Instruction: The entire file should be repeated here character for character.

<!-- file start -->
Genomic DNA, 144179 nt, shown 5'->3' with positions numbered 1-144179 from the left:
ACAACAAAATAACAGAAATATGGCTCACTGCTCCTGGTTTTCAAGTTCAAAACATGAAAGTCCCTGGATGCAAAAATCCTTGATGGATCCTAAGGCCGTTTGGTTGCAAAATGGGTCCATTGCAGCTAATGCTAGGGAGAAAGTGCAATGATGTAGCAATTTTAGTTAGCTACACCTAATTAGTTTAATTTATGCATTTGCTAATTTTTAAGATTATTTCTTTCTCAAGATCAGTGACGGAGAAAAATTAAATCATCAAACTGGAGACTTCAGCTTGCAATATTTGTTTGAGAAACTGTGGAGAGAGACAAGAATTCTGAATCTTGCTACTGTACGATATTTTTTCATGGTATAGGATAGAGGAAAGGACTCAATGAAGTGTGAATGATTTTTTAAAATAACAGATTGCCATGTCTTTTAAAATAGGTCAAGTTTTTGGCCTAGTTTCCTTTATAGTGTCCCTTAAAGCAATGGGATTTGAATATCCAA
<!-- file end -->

Genomic DNA, 144179 nt, shown 5'->3' with positions numbered 1-144179 from the left:
ACAACAAAATAACAGAAATATGGCTCACTGCTCCTGGTTTTCAAGTTCAAAACATGAAAGTCCCTGGATGCAAAAATCCTTGATGGATCCTAAGGCCGTTTGGTTGCAAAATGGGTCCATTGCAGCTAATGCTAGGGAGAAAGTGCAATGATGTAGCAATTTTAGTTAGCTACACCTAATTAGTTTAATTTATGCATTTGCTAATTTTTAAGATTATTTCTTTCTCAAGATCAGTGACGGAGAAAAATTAAATCATCAAACTGGAGACTTCAGCTTGCAATATTTGTTTGAGAAACTGTGGAGAGAGACAAGAATTCTGAATCTTGCTACTGTACGATATTTTTTCATGGTATAGGATAGAGGAAAGGACTCAATGAAGTGTGAATGATTTTTTAAAATAACAGATTGCCATGTCTTTTAAAATAGGTCAAGTTTTTGGCCTAGTTTCCTTTATAGTGTCCCTTAAAGCAATGGGATTTGAATATCCAA